Punctuation for lists (Part 2)

Display lists are ideal when you want to list three or more items in your document. It is easier for your readers to follow, since they are visually itemized and easier to remember and make reference to the issues being addressed.

There are two ways to create a display list. Either introduce the list with a complete sentence (this is the ideal way) or introduce the list with a phrase or word. Punctuation plays a major role either way.

In Part 1, we examined the list introduced by a complete sentence.  Here is an example the other way to write a display list. Pay particular attention to the use of punctuation in each case.

Example of list introduced by an incomplete sentence

Seven things to include when you pack for your vacation are—

  • a tube of toothpaste, because most hotels never have toothpaste available;
  • a phone charger and cord (buying a new one may be expensive);
  • sunscreen products, for protection from head to toe;
  • an umbrella, because weather happens;
  • enough of your medication, to avoid the inconvenience of getting them refilled;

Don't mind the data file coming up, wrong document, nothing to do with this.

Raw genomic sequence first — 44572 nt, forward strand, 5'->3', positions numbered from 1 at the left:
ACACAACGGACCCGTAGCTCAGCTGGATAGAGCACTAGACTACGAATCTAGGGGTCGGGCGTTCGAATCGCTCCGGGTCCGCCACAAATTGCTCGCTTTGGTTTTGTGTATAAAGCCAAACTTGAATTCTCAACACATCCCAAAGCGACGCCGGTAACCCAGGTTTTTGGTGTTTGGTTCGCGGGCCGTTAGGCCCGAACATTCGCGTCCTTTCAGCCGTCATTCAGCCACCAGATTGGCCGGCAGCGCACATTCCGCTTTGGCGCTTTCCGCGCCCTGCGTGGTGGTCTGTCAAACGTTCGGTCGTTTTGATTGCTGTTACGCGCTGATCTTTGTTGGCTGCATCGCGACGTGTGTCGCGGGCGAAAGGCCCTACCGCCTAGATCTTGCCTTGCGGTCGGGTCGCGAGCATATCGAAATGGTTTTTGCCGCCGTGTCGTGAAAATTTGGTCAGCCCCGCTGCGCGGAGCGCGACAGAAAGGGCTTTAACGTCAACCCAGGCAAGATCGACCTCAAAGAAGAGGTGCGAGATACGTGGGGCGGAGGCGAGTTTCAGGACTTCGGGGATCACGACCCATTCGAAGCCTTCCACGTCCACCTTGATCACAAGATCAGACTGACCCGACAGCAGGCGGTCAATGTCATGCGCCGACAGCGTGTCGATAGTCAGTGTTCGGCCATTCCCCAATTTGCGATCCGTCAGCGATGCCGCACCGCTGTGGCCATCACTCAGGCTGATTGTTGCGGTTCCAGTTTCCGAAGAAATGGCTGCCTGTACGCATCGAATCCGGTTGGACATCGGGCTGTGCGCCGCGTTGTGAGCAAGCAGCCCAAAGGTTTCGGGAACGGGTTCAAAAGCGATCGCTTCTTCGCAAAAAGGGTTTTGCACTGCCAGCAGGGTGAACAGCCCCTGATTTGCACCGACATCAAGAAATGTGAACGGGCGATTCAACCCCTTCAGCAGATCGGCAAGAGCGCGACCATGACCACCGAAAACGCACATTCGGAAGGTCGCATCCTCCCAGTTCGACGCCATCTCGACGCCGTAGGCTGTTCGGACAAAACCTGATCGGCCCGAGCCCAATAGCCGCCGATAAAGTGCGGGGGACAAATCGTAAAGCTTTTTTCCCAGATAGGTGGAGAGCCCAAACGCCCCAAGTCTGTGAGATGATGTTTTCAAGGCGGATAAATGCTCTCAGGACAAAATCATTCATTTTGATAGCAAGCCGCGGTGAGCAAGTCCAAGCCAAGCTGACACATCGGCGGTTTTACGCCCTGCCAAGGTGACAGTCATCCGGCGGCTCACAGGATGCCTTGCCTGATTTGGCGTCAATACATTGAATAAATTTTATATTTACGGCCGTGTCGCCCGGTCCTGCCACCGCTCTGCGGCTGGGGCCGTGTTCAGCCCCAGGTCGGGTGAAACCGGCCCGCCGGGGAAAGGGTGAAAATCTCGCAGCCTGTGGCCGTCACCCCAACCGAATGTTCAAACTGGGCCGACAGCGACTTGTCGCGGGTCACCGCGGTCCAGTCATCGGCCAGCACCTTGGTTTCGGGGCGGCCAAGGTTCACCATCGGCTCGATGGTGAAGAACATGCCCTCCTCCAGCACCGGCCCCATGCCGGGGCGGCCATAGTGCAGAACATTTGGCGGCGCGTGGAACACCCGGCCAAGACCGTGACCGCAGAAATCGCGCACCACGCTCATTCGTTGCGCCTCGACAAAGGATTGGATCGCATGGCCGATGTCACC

• your favorite snacks—cheaper than buying them in a store on site; and
  • a box of large plastic baggies, for shells and trinkets you may pick up and for clothes you don’t get to wash.

Notice the punctuation in the list. The introduction is a phrase, followed by a long (em) dash. Using no punctuation here is also acceptable.

Each bulleted item ends with a semicolon and not a comma because some of the bulleted items contain punctuation (commas). The penultimate bulleted is followed by the word “and.” The last item ends with a period end with a period.

What if all the items were short phrases?

Seven things to include when you pack for your vacation are—

  • a tube of toothpaste,
  • a phone charger and cord,
  • sunscreen products,
  • an umbrella,
  • enough of your medication,
  • your favorite snacks, and
  • a box of large plastic baggies.

Notice that none of the bulleted items has any punctuation. Each one is a short phrase (not a complete sentence). Therefore, you can use a comma after each bulleted item, and use a period at the end of the last bulleted item. Note: This list also might be numbered, since a number (7) is mentioned in the introductory sentence.

Go to editsbymarks.com for help with all your writing and editing needs.

About The dutty is "the ground," the foundation, the earth--just like words are part of the foundation on which I build my life.

Reason for being: To tell stories and help writers and others with a message to put their best word forward.
This entry was posted in Uncategorized. Bookmark the permalink.

Leave a Reply

Fill in your details below or click an icon to log in:

WordPress.com Logo

You are commenting using your WordPress.com account. Log Out / Change )

Twitter picture

You are commenting using your Twitter account. Log Out / Change )

Facebook photo

You are commenting using your Facebook account. Log Out / Change )

Google+ photo

You are commenting using your Google+ account. Log Out / Change )

Connecting to %s